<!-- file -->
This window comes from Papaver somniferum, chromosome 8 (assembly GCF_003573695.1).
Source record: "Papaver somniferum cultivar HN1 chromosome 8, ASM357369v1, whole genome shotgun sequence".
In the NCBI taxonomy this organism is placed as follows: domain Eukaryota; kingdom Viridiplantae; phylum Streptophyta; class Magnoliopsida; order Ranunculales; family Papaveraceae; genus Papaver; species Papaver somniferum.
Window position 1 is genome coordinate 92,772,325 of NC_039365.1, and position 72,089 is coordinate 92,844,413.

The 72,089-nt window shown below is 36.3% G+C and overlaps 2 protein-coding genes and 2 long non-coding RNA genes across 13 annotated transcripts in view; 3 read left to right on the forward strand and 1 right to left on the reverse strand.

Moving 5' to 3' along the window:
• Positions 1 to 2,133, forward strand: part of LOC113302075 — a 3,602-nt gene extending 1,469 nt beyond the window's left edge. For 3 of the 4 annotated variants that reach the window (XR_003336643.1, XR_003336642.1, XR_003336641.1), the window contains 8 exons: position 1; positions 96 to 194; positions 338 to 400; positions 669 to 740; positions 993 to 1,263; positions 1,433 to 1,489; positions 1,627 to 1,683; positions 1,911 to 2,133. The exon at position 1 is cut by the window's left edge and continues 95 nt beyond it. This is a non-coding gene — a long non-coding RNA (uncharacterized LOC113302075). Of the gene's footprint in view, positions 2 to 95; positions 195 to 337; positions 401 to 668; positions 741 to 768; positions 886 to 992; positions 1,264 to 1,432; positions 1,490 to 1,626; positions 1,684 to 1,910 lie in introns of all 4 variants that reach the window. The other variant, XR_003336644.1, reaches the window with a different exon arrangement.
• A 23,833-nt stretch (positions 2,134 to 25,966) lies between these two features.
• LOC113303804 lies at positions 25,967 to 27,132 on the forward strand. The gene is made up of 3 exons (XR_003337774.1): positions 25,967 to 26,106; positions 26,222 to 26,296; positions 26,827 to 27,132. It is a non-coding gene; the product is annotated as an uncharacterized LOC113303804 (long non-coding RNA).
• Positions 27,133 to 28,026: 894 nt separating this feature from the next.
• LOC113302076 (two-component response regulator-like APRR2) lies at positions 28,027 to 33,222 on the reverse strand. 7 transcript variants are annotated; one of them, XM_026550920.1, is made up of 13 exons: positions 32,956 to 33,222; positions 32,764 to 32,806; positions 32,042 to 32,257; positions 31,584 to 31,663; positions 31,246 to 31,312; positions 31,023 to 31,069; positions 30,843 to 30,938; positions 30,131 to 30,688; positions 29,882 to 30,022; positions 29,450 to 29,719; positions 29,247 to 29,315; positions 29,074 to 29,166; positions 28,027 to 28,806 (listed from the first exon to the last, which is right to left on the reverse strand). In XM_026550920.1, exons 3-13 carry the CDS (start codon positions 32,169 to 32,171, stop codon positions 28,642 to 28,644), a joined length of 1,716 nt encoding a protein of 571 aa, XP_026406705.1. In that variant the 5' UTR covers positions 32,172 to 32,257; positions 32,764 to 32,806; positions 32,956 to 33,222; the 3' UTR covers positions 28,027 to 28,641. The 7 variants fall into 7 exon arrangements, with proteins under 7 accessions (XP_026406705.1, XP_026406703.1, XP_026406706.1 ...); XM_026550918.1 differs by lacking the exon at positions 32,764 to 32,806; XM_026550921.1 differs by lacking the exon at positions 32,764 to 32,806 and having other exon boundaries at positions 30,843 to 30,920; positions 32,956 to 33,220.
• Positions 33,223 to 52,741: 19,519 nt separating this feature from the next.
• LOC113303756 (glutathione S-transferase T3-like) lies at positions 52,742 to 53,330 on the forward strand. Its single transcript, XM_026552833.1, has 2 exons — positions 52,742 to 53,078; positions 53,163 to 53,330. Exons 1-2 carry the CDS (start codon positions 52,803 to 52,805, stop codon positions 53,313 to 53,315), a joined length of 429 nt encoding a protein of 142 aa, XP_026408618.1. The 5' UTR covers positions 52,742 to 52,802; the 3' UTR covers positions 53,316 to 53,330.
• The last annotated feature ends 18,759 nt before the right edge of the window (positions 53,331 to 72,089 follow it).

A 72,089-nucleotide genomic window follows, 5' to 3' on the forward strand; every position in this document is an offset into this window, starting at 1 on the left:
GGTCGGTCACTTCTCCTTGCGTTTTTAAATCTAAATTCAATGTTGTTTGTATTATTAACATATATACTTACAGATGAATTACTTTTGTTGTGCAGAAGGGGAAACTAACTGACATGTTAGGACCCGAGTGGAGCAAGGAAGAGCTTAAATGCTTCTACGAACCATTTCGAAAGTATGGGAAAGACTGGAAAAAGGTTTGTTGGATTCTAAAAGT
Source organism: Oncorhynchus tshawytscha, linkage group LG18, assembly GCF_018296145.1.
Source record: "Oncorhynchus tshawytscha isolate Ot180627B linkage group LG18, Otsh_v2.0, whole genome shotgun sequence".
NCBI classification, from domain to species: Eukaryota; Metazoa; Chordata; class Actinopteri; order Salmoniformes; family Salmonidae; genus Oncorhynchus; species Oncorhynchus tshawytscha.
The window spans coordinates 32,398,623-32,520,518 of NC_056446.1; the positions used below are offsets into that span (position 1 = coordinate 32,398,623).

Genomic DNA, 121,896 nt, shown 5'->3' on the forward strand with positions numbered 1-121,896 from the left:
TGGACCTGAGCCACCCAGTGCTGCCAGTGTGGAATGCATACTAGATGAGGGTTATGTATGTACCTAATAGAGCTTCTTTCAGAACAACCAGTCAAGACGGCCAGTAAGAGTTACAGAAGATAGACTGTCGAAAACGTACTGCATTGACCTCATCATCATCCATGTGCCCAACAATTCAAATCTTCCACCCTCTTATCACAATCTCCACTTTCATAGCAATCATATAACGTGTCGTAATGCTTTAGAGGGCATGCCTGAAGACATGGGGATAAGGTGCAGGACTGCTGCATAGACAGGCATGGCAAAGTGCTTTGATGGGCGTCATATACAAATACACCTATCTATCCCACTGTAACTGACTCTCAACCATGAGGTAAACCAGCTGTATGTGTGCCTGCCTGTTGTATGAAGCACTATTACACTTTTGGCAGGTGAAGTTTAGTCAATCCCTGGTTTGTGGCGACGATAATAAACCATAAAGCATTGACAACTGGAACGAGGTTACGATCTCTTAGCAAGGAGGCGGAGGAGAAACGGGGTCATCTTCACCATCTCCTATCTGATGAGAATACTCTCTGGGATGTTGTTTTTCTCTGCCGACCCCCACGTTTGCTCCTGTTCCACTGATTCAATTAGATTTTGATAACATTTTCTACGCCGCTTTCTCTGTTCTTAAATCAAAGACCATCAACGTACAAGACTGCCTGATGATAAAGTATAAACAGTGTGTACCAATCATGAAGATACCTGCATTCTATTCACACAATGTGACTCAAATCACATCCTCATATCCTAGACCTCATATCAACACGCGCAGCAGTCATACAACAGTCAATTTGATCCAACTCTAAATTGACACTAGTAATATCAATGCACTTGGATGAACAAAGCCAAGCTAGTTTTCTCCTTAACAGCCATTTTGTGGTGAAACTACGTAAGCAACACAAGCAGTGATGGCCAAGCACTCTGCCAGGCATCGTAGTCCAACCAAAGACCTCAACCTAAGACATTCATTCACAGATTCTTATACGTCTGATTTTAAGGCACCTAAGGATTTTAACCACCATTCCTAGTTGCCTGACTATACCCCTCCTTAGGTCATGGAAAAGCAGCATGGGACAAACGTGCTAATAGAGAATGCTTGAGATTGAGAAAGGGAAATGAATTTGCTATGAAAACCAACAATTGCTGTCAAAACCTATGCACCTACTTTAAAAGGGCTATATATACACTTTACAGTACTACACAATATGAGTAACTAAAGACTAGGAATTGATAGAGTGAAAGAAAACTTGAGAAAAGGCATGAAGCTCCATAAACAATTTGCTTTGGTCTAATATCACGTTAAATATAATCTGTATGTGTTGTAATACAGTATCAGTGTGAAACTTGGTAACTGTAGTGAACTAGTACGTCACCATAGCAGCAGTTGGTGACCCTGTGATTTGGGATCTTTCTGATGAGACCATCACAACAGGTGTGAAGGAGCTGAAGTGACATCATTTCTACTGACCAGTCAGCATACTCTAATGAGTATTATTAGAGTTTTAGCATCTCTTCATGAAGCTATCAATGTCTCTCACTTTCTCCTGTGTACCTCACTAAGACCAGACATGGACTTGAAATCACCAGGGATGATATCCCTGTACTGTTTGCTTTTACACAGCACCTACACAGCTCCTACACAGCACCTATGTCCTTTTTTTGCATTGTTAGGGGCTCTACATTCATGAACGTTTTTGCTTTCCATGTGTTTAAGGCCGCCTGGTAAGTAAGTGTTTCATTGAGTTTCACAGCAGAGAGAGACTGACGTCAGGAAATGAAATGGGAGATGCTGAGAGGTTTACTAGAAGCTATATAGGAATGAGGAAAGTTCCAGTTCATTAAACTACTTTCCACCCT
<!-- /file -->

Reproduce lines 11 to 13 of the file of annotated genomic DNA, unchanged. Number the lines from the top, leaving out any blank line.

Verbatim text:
• LOC113302076 (two-component response regulator-like APRR2) lies at positions 28,027 to 33,222 on the reverse strand. 7 transcript variants are annotated; one of them, XM_026550920.1, is made up of 13 exons: positions 32,956 to 33,222; positions 32,764 to 32,806; positions 32,042 to 32,257; positions 31,584 to 31,663; positions 31,246 to 31,312; positions 31,023 to 31,069; positions 30,843 to 30,938; positions 30,131 to 30,688; positions 29,882 to 30,022; positions 29,450 to 29,719; positions 29,247 to 29,315; positions 29,074 to 29,166; positions 28,027 to 28,806 (listed from the first exon to the last, which is right to left on the reverse strand). In XM_026550920.1, exons 3-13 carry the CDS (start codon positions 32,169 to 32,171, stop codon positions 28,642 to 28,644), a joined length of 1,716 nt encoding a protein of 571 aa, XP_026406705.1. In that variant the 5' UTR covers positions 32,172 to 32,257; positions 32,764 to 32,806; positions 32,956 to 33,222; the 3' UTR covers positions 28,027 to 28,641. The 7 variants fall into 7 exon arrangements, with proteins under 7 accessions (XP_026406705.1, XP_026406703.1, XP_026406706.1 ...); XM_026550918.1 differs by lacking the exon at positions 32,764 to 32,806; XM_026550921.1 differs by lacking the exon at positions 32,764 to 32,806 and having other exon boundaries at positions 30,843 to 30,920; positions 32,956 to 33,220.
• Positions 33,223 to 52,741: 19,519 nt separating this feature from the next.
• LOC113303756 (glutathione S-transferase T3-like) lies at positions 52,742 to 53,330 on the forward strand. Its single transcript, XM_026552833.1, has 2 exons — positions 52,742 to 53,078; positions 53,163 to 53,330. Exons 1-2 carry the CDS (start codon positions 52,803 to 52,805, stop codon positions 53,313 to 53,315), a joined length of 429 nt encoding a protein of 142 aa, XP_026408618.1. The 5' UTR covers positions 52,742 to 52,802; the 3' UTR covers positions 53,316 to 53,330.